Examining Gender Disparity in Academic Abdominal Radiology in North America

Maria Zulfiqar, Kiran Khurshid, Courtney C. Moreno, Sabeena Jalal, Asra Nayab, Silvia D. Chang, Sayani Sejal Khara, Faisal Khosa

Research output: Contribution to journalArticlepeer-review

2 Scopus citations


Background: Gender disparity exists in nearly every medical specialty, particularly in leadership roles and academia. Radiology is not exempt from this phenomenon, with women making up less than a third of radiology residents in the United States (US). This can have long-lasting effects on the career progression of female radiologists. Our search did not reveal any study on gender composition in academic abdominal radiology. Purpose: To evaluate the academic productivity and career advancement of female academic abdominal radiology faculty in the United States and Canada. Materials and methods: Parameters of academic achievement were measured, including the number of citations and publications, years of research, as well as H-index. Information regarding academic and leadership ranking among academic abdominal radiologists in the United States and Canada was also analyzed. Results: In academic abdominal radiology, there were fewer females than males (34.9% vs 65.1%; p-value 0.256). Among the female radiologists, the greatest proportion held the rank of assistant professor (40%). Female representation decreased with increasing rank. Females had a lower H-index than males (P-value = 0.0066) and significantly fewer years of research than males (P-value = 0.0243). Conclusion: Male predominance in academic abdominal radiology is similar to many other medical specialties, and encompasses senior faculty rank, leadership roles and research productivity.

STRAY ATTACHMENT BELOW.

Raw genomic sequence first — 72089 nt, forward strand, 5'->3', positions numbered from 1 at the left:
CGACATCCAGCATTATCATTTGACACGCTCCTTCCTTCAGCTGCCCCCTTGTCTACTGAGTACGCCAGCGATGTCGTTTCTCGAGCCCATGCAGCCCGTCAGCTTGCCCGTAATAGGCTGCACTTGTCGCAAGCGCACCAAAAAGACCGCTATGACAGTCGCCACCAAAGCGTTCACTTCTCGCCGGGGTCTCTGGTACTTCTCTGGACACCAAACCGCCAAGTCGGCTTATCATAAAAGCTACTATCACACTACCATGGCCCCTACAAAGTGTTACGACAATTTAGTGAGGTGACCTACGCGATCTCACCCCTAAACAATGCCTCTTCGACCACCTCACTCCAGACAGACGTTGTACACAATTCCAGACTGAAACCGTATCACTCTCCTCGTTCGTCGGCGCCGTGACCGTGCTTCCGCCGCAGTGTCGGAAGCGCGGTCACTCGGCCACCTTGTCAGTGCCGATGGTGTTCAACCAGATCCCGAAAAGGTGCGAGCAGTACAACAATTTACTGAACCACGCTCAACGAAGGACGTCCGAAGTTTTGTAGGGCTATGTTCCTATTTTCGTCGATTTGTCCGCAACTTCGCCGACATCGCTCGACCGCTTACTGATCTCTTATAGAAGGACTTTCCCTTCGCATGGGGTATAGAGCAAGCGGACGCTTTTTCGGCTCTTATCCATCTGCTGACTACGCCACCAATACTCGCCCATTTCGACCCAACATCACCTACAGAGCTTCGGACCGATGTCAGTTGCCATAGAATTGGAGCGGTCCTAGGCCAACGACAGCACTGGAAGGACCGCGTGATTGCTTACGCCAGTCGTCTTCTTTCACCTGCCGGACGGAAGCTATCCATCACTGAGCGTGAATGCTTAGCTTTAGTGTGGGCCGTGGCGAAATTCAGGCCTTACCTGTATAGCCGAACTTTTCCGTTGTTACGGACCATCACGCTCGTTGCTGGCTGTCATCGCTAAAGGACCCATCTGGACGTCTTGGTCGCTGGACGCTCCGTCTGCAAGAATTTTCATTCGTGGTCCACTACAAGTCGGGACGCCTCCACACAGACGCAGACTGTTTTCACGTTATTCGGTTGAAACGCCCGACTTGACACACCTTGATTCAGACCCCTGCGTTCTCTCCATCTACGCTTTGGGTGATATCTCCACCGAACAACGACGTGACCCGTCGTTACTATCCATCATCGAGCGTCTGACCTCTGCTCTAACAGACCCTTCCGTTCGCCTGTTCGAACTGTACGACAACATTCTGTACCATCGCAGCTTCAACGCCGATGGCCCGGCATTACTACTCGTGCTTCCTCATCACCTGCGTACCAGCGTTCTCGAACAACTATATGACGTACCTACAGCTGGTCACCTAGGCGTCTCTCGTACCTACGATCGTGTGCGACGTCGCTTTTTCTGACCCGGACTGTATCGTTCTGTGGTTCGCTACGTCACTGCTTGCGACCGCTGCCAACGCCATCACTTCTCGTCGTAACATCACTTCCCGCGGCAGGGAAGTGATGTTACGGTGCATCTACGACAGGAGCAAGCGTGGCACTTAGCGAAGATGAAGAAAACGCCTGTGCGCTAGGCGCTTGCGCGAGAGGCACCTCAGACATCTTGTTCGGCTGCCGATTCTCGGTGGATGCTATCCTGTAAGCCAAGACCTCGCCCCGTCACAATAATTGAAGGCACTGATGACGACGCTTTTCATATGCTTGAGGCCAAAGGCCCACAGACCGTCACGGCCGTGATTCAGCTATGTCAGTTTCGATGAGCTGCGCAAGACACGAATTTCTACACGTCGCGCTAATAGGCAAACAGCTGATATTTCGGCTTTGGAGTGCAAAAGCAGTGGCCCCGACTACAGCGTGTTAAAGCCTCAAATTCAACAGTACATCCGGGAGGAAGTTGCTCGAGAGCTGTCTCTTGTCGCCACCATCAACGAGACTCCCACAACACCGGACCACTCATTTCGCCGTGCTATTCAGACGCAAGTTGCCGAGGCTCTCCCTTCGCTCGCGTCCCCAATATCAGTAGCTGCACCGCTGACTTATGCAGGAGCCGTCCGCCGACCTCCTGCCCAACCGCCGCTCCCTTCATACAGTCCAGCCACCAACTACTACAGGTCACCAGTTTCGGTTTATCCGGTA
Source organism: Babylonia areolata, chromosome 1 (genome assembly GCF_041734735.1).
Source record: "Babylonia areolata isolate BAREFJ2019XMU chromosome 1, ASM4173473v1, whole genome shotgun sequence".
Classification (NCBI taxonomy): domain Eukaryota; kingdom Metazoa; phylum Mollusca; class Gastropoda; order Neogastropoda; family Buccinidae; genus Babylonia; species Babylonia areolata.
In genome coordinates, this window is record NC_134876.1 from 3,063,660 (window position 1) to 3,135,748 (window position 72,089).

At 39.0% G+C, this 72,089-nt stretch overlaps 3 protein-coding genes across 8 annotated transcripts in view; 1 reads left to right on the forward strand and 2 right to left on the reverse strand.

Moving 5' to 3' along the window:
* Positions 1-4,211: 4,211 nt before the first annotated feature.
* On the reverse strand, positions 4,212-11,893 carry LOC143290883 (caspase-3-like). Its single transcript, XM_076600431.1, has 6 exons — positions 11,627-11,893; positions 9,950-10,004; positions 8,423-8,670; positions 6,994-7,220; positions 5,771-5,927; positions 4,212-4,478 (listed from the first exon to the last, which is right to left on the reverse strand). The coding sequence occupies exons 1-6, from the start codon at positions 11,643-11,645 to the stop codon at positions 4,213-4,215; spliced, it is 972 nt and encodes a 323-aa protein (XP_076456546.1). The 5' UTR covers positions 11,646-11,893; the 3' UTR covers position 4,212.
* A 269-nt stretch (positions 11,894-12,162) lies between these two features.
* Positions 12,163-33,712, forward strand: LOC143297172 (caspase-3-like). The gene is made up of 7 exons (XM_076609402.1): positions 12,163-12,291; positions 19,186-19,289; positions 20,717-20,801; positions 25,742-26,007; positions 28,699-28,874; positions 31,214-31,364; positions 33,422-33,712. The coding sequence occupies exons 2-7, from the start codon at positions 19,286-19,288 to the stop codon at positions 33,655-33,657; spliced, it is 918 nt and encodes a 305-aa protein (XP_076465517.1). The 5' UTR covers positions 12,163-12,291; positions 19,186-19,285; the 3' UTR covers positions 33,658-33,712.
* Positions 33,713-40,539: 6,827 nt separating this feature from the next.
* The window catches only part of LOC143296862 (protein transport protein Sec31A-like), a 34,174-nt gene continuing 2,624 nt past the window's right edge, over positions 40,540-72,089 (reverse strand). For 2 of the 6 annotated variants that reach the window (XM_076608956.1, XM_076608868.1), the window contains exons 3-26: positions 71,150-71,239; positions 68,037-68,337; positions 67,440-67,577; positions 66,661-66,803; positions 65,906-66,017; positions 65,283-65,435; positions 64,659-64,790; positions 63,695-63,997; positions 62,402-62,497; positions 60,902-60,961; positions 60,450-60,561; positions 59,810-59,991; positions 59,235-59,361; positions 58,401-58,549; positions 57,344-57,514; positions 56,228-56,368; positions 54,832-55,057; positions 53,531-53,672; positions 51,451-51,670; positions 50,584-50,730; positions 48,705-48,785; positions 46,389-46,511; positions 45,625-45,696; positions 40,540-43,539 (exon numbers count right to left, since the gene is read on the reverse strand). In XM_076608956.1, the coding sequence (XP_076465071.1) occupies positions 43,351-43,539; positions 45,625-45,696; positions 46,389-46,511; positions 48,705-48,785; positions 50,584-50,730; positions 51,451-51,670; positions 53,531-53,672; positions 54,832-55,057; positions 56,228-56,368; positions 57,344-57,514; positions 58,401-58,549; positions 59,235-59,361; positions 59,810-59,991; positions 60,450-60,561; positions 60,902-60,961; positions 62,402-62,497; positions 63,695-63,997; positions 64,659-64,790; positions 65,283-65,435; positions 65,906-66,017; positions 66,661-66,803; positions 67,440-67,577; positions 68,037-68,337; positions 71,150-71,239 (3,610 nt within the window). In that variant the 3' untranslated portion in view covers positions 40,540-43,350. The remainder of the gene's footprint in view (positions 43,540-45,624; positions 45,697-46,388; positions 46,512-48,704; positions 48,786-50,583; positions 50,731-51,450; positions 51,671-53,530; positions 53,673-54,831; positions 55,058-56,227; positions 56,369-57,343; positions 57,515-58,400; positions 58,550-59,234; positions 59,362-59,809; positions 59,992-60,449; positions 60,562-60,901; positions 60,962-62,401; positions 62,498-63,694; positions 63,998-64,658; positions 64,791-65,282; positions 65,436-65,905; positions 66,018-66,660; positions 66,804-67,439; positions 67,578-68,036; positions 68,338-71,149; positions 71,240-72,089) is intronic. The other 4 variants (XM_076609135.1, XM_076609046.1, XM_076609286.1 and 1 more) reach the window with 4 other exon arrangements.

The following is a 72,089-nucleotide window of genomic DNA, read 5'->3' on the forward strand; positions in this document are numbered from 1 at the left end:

Original languageEnglish
Pages (from-to)669-674
Number of pages6
JournalCurrent Problems in Diagnostic Radiology
Issue number5
StatePublished - Sep 1 2021


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